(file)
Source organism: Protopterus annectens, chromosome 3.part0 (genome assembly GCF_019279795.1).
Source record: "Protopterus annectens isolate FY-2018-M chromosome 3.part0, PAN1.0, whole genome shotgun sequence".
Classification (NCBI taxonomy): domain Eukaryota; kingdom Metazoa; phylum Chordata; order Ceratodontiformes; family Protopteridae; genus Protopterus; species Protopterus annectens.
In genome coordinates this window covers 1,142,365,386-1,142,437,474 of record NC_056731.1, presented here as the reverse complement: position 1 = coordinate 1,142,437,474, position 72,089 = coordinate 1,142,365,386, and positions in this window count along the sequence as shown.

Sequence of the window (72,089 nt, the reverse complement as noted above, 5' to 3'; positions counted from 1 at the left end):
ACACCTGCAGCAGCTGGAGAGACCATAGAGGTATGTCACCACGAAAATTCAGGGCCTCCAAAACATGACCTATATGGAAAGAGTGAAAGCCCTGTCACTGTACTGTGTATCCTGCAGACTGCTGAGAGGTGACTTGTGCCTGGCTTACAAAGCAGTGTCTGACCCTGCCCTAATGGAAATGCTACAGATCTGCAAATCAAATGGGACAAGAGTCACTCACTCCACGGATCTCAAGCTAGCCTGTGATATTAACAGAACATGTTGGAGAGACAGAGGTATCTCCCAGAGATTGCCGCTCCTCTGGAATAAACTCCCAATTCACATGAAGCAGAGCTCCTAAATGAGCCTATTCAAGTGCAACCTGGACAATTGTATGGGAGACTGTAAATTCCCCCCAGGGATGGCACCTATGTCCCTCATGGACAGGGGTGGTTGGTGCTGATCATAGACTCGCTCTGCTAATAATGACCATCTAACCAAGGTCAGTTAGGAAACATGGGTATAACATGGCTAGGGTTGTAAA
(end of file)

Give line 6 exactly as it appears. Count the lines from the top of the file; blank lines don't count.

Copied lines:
ACACCTGCAGCAGCTGGAGAGACCATAGAGGTATGTCACCACGAAAATTCAGGGCCTCCAAAACATGACCTATATGGAAAGAGTGAAAGCCCTGTCACTGTACTGTGTATCCTGCAGACTGCTGAGAGGTGACTTGTGCCTGGCTTACAAAGCAGTGTCTGACCCTGCCCTAATGGAAATGCTACAGATCTGCAAATCAAATGGGACAAGAGTCACTCACTCCACGGATCTCAAGCTAGCCTGTGATATTAACAGAACATGTTGGAGAGACAGAGGTATCTCCCAGAGATTGCCGCTCCTCTGGAATAAACTCCCAATTCACATGAAGCAGAGCTCCTAAATGAGCCTATTCAAGTGCAACCTGGACAATTGTATGGGAGACTGTAAATTCCCCCCAGGGATGGCACCTATGTCCCTCATGGACAGGGGTGGTTGGTGCTGATCATAGACTCGCTCTGCTAATAATGACCATCTAACCAAGGTCAGTTAGGAAACATGGGTATAACATGGCTAGGGTTGTAAA